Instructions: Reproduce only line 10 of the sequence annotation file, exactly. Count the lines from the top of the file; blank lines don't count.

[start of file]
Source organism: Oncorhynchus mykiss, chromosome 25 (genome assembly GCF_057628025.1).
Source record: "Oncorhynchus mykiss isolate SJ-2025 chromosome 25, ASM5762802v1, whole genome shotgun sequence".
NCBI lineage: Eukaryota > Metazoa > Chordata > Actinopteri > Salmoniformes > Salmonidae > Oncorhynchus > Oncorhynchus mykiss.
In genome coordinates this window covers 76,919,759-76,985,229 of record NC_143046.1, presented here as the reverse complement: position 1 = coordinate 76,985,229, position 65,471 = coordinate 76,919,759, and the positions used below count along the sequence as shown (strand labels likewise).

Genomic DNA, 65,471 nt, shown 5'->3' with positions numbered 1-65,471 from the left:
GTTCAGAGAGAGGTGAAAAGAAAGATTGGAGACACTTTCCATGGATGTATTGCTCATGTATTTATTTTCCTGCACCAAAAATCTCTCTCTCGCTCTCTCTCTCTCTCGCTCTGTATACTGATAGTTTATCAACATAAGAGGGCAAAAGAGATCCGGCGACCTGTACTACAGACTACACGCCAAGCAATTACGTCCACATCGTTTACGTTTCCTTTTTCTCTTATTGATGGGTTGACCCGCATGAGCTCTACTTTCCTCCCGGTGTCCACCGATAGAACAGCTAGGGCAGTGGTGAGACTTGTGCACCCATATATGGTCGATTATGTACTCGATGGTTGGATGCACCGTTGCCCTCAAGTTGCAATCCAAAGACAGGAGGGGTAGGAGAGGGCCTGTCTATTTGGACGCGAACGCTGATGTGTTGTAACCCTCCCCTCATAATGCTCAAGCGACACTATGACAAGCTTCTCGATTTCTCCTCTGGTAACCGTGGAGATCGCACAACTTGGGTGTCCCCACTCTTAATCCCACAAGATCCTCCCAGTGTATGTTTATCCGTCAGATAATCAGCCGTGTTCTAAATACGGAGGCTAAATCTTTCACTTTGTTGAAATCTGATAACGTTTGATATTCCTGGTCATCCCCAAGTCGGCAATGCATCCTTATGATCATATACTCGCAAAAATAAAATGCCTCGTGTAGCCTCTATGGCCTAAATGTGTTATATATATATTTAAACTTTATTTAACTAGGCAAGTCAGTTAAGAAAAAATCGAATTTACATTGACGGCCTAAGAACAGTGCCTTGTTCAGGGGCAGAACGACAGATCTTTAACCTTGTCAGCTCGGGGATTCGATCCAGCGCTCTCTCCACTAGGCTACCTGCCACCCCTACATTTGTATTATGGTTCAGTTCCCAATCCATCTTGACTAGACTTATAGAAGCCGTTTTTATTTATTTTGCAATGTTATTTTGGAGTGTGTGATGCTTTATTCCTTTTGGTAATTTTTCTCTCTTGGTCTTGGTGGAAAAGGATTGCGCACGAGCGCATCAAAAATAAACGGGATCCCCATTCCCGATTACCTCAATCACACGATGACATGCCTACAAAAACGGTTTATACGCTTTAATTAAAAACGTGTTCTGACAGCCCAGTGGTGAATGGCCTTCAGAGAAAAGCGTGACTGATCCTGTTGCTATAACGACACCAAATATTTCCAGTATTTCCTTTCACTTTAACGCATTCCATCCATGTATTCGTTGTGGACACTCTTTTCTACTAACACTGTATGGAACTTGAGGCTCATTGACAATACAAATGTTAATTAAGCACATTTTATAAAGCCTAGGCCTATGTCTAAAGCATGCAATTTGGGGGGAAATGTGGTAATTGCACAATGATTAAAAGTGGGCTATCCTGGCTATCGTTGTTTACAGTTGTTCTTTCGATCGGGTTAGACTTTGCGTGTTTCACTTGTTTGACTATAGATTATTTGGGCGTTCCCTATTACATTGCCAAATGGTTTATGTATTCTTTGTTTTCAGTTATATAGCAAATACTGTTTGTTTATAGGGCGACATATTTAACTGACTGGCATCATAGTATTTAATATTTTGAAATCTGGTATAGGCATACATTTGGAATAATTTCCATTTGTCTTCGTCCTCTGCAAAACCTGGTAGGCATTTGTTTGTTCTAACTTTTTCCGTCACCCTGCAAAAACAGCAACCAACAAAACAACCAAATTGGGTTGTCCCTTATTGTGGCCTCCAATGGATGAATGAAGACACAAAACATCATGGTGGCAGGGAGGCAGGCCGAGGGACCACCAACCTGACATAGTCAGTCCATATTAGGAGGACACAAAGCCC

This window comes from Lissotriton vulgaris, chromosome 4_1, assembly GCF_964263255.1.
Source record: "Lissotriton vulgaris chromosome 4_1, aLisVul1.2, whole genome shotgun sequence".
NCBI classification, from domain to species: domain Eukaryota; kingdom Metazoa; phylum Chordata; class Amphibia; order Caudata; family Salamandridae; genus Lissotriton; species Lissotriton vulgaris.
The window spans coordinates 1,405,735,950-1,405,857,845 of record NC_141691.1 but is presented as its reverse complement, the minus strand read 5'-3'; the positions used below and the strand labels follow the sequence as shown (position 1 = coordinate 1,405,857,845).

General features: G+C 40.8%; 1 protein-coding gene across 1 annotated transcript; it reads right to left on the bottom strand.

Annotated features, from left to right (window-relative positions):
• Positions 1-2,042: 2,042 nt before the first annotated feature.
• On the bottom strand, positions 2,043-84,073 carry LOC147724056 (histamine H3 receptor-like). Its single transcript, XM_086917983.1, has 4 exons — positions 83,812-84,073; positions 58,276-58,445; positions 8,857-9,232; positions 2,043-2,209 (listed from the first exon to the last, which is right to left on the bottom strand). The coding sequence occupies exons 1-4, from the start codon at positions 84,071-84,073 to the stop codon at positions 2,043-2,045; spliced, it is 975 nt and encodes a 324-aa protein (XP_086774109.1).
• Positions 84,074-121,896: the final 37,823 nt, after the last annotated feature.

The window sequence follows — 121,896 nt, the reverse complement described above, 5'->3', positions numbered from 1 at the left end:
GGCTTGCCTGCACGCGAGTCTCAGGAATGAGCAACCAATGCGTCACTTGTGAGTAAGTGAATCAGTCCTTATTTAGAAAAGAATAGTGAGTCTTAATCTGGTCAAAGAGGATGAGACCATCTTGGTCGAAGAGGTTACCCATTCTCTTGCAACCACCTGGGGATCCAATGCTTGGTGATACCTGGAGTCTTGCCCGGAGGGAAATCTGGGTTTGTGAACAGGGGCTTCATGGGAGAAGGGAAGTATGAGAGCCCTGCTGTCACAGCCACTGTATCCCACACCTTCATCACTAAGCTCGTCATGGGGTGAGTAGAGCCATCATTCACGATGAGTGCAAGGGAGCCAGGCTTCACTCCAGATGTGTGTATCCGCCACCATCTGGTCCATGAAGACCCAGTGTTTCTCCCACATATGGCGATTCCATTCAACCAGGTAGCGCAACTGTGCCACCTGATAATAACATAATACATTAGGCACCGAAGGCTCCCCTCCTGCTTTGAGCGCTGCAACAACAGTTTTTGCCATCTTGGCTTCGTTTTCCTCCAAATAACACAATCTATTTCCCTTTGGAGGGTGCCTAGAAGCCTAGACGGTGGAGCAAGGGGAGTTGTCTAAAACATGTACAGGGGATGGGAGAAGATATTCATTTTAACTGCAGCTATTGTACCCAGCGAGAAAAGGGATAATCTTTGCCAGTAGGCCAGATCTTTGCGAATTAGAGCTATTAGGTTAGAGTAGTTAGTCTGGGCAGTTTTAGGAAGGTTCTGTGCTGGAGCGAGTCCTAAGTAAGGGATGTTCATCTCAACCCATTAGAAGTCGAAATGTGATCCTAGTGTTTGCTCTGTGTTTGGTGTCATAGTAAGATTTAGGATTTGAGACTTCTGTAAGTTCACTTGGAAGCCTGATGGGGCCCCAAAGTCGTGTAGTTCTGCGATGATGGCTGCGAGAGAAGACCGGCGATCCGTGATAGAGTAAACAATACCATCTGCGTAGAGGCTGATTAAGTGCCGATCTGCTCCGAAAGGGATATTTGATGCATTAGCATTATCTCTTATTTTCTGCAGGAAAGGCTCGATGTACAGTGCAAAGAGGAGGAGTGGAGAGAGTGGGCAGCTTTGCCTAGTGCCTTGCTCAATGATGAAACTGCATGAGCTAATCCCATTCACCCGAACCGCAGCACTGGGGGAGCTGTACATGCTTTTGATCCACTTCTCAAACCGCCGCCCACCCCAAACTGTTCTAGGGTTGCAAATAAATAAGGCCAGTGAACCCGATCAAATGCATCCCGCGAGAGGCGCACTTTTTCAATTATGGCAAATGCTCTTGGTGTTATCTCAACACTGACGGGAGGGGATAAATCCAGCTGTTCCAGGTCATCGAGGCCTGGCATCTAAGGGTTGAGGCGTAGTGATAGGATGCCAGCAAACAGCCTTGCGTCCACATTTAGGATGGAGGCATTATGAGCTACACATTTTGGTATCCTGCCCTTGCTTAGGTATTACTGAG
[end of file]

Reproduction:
The window spans coordinates 1,405,735,950-1,405,857,845 of record NC_141691.1 but is presented as its reverse complement, the minus strand read 5'-3'; the positions used below and the strand labels follow the sequence as shown (position 1 = coordinate 1,405,857,845).